Home -update The Gypsum Caves in Western Ukraine – A Jewish Refuge During WW2

The Gypsum Caves in Western Ukraine – A Jewish Refuge During WW2

Gypsum Cave System - A place of refuge for 38 Ukrainian Jews during the Holocaust 8

Beneath a large patch of remote farmland in Western Ukraine, lies the Gypsum Giant cave system.

Containing over 127,779 meters of explorable passageways, caves and an underground lake this huge subterranean network is one of the World’s longest cave systems. It was also the life line to 38 Ukrainian Jews escaping the murderous intent of the Nazi occupation during WW2.

Several Jewish families lived for almost a year within the dark and damp underground world; their stay amounting to the longest uninterrupted cave habitation ever known.

In the attempt to conserve fuel and candle light, the families spent the majority of their time in darkness. The cave that became their home (now known as Priest’s Grotto) would often only be illuminated while they cooked.

They suffered considerably, struggling with sensory deprivation, isolation, the threat of starvation and the constant fear that they would be discovered, or that the Nazis would be alerted to their whereabouts by the few individuals that knew where they were hiding.

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A pool in Priest’s Grotto where the survivors would get their water

It wasn’t until nearly a year had passed that they found a message in a bottle that had been thrown into the cave stating that ‘the Germans have already gone’.

Emerging from their underground tomb, one survivor named Pepkala Blitzer, who was only 4 when she went down into the caves, had become so accustomed to the darkness that she had forgotten what the sun looked like.

Pepkala reportedly asked her mother to put out the bright candle as the light hurt so much.

The truth be told, had they not have sought refuge underground the families would have almost certainly been killed. 95% of Jews living in the Ukraine were exterminated during the Holocaust.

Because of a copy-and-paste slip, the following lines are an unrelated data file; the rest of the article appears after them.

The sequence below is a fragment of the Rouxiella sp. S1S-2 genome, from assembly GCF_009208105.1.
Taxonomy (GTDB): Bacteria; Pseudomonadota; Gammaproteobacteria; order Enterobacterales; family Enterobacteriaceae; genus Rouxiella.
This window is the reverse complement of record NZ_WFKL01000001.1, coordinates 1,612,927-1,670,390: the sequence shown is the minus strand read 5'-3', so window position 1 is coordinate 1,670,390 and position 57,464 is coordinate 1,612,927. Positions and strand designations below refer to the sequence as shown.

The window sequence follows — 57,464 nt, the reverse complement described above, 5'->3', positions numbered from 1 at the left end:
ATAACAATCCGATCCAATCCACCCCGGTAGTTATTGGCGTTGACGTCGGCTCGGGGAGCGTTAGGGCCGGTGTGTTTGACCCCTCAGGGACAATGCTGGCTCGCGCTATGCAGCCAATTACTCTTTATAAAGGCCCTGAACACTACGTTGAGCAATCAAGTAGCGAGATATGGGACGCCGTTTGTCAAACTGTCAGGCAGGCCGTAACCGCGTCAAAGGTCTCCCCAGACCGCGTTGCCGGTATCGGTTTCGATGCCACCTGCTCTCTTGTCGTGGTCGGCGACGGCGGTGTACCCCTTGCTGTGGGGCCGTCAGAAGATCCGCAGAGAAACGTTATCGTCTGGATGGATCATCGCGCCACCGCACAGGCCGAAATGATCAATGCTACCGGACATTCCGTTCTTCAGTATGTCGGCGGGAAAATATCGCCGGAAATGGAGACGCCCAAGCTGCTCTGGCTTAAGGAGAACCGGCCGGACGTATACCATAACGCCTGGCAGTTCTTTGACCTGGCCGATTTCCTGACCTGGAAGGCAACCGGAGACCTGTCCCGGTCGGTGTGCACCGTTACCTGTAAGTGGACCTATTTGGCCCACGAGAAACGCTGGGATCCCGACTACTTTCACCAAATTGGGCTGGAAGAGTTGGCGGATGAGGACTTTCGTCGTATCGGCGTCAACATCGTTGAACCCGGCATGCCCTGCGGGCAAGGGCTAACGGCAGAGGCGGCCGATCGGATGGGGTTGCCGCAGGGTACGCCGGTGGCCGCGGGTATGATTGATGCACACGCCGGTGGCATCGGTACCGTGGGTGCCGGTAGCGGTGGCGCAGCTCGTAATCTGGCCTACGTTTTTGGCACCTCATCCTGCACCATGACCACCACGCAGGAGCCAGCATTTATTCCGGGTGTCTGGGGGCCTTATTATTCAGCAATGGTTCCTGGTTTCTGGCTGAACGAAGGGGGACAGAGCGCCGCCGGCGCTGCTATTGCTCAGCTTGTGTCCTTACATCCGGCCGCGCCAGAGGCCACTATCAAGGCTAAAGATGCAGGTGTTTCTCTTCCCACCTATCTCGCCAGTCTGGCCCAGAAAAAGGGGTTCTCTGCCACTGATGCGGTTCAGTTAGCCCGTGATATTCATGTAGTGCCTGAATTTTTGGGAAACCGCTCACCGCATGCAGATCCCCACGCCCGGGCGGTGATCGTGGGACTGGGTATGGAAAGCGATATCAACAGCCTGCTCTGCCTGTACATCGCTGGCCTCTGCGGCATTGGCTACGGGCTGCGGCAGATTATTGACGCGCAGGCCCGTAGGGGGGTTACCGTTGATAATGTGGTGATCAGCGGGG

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The writing on the wall – the plight of these families went undiscovered until the 1990s

The plight of this party of Jews went unheard for decades. The survivors were wary of exposing their hiding place, for fear that a future threat would mean they would need to retreat back into the earth.

The huge underground network also remained unexplored. It wasn’t until caving enthusiasts started to map the subterranean world of the Gypsum Caves in the 1990s that the story of the surviving Jews began to be uncovered.

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One of the entrances to the vast Gypsum Cave network

An American, Christos Nicola was exploring the caves when he discovered evidence of human habitation, and concluded that people must have sought refuge their during World War II.

He spoke to local residents about his discovery, which led him to explore the Priest’s Grotto cave, where he found further evidence of the Jews that had once lived there.

Returning home to Queens, New York, Nicola spent 10 years searching for information about this story, until he was able to locate a survivor whom as fate would have it, lived just a few miles from him in Queens.

This led him to meeting with many of the remaining Jewish survivors, and he began to record their experiences.

The fascinating story of his discovery and search, as well as that of the survivors who lived in these caves, was featured in the June/July 2004 issue of the National Geographic Adventure Magazine.

There is also an award-winning book called ‘The Secret of Priest’s Grotto’, that Nicola co-authored in 2007.